The concepts of liberalism relate to the rights of the individual through natural law that posits the existence of laws set through nature that manifest universal truths and "unalienable rights."  Natural law follows the idea that humans are born with certain rights given to us through our humanity: the right to one's own life and individual sovereignty, the right to one's liberty, and the right to one's property attained through the use of one's labor.  Individuals may recognize these rights as defined in the Declaration of Independence, which is one of the greatest natural law documents in history.  These rights are derived through the ability of humans to use logic and reason.

Our natural rights have consistently been threatened by the expansion of positive law.  Positive law is the opposite of natural law.  Positive law holds that a government or state authority in power has the sole ability to decide what is lawful and what is not.  Positive law is run by the whims of the majority while discarding the concerns of the minority.  If 51% of the people of in a State want to ban cell phones while driving, ban Christianity or Judaism, ban smoking, or ban alcohol; these laws will be legally binding as long as the legislature was democratically elected. [1]

The distinction between natural law and positive law is critically relevant today. The trend of an ever expansionary government has used the means of positive law to erode liberty in favor of more government control. While many citizens today, regardless of political ideology, have noticed the power grab by both the Obama and Bush administrations, the centralization of power and movement away from natural rights can be traced clear back to the Civil War and the Progressive movement in the early 1900s.

In order for American to return to greatness and the belief in the individual, she must dig deep and recognize what "Liberty" means. We must first understand and believe in the theory of natural law. Sadly, in today's modern times, Liberty is a foreign concept as opposed to entitlements, subsidies, redistribution of wealth through positive law which are the accepted norms our country. Liberty has virtually been erased from our DNA and now only exists as a dormant gene yet to be reactivated. American must find the will and desire to replace her authoritarian, collective, and positive law ideologies and replace them with the belief in individual sovereignty, Lockean liberalism, and the reverence to natural law.

[1] ideas for this paragraph found in Constitutional Chaos, Andrew P. Napolitano

Wednesday, March 3, 2010

Cash for Appliances = Another Broken Window

"Cash for Appliances" (shockingly) had exactly the same result as the failed "Cash for Clunkers" program.  People lined up to essentially receive a subsidy handout for a good or service.  Here's a quote:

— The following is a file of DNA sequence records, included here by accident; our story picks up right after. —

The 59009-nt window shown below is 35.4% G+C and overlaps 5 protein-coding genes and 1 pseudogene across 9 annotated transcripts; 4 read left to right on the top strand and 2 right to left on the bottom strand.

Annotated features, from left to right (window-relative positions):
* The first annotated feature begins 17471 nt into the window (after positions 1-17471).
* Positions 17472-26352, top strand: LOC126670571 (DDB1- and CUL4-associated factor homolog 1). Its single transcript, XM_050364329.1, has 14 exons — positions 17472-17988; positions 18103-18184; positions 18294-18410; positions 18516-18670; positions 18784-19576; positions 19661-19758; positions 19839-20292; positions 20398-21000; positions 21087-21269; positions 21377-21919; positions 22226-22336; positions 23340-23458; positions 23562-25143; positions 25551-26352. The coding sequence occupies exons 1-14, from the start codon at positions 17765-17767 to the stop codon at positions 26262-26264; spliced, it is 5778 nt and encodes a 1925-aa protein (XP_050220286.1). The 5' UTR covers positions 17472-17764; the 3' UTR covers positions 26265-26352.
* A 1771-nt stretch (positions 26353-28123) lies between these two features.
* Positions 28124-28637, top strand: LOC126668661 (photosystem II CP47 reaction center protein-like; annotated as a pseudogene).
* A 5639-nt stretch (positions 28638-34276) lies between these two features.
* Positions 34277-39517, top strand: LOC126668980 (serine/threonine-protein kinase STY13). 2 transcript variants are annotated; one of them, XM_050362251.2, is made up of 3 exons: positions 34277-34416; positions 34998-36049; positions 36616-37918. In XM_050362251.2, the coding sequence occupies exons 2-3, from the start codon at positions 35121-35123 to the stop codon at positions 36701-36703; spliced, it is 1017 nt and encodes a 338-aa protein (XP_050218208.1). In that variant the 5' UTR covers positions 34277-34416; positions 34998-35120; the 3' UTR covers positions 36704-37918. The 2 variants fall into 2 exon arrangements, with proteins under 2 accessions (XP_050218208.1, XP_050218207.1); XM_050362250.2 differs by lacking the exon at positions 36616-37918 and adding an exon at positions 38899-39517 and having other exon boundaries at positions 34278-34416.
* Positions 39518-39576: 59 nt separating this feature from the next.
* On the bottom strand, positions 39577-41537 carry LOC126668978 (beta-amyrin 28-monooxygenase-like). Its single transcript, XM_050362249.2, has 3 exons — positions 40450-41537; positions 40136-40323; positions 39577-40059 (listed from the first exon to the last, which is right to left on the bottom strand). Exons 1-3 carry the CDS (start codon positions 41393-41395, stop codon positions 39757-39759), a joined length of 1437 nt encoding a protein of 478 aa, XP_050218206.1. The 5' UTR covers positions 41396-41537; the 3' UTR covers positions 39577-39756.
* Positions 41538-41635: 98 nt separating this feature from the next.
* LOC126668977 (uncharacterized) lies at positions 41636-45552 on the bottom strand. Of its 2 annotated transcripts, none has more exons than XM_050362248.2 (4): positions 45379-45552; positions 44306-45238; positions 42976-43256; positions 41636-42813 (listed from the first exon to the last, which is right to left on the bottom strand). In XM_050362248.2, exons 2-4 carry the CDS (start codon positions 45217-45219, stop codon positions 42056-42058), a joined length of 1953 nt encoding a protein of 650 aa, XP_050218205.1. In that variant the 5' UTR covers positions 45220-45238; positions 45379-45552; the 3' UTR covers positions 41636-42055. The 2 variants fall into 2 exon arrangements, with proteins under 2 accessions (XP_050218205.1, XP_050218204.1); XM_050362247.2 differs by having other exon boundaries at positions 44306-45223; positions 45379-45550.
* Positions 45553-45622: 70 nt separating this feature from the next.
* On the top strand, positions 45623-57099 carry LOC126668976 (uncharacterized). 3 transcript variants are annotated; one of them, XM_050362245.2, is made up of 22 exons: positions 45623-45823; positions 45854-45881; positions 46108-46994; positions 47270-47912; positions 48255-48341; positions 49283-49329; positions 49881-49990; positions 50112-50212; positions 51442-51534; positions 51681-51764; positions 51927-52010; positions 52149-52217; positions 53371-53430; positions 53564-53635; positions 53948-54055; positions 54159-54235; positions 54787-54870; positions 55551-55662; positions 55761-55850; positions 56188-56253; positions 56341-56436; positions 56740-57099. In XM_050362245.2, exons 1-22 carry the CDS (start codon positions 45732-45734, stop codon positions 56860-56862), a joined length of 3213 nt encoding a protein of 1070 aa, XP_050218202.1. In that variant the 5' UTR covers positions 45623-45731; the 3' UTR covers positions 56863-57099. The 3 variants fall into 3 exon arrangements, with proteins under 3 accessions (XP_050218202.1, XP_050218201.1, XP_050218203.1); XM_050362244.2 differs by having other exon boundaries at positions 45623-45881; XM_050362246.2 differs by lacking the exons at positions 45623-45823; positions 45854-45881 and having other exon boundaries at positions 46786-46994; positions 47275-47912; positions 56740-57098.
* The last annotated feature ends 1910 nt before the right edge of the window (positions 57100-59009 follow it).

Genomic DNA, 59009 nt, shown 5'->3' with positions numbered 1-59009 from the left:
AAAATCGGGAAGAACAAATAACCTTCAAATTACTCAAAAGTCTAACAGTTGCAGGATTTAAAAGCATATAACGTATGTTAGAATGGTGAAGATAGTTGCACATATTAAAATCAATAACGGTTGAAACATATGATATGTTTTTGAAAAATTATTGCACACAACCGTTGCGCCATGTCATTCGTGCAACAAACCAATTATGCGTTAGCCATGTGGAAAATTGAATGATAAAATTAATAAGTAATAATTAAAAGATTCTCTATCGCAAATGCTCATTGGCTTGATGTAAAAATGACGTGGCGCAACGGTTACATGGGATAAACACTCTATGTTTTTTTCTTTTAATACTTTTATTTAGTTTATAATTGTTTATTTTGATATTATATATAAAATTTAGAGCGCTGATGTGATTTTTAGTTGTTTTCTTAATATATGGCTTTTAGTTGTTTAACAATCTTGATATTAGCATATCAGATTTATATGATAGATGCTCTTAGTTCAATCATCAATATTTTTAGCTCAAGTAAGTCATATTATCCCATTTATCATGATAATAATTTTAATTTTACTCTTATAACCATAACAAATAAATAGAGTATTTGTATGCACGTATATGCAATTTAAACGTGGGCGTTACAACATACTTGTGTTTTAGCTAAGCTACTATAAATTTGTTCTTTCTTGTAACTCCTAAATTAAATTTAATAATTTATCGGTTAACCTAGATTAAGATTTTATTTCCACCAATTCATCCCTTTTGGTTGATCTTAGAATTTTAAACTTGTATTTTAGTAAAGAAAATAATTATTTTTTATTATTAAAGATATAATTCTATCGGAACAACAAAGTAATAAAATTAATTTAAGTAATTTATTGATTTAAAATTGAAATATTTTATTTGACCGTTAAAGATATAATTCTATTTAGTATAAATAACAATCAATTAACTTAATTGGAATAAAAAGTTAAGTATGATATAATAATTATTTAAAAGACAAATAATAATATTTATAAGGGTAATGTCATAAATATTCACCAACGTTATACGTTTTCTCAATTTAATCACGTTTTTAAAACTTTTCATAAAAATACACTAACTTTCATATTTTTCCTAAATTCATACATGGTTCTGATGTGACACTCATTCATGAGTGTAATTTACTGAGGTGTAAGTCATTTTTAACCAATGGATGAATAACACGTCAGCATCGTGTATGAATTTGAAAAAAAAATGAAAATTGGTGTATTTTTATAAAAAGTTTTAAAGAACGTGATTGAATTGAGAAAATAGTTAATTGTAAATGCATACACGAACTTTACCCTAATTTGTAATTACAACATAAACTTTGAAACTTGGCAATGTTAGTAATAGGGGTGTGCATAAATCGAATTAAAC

"Expected to last for two weeks, Cash for Appliances ran out of money in just seven hours. That's all it took for Iowans to grab their share of $2.7 million in federal funding. Many Iowans were greeted with a busy signal or a failed connection when they tried to get a deal on Energy Star-certified appliances. By 3:00, the website said the fund had already run dry."
The evidence as stated above is an example of what happens when the government (through central planning policies) tries to allocate resources and "stimulate" demand.  What the "laymen" should understand and focus on is the law of unintended consequences.  The program cost $2.7 million dollars.  What taxes will need to be raised in order to fund people buying such products they would not buy if the products were not subsidized by someone else?  What future economic growth will be impaired to give people a quote "free lunch?"  What will happens to the supply chain allocation or distribution when the subsidies run out?

These are the REAL issues that people should focus their attention.  Instead, we will be told what a "success" the program has been since it ran out in less than a day.  Everyone will focus on the so-called "stimulus" effect of demand that was created.  Yet, we know this gimmicky corporate/social welfare and free-lunch subsidy to the appliance manufacturers and consumers is not sustainable and will do MORE harm than good according to the law of economics known in many circles as "the broken window fallacy."  We are ignoring the essence of opportunity cost and buying into this Keynesian nonsense of stimulating aggregate demand by throwing a rock at the window of one sector of the economy (present/future) to reward or give a handout to another.  This creates no net gain, prosperity, or wealth production for the macro economy other than propping one industry at the expense of one to many other industries, tax payers, or economic sectors.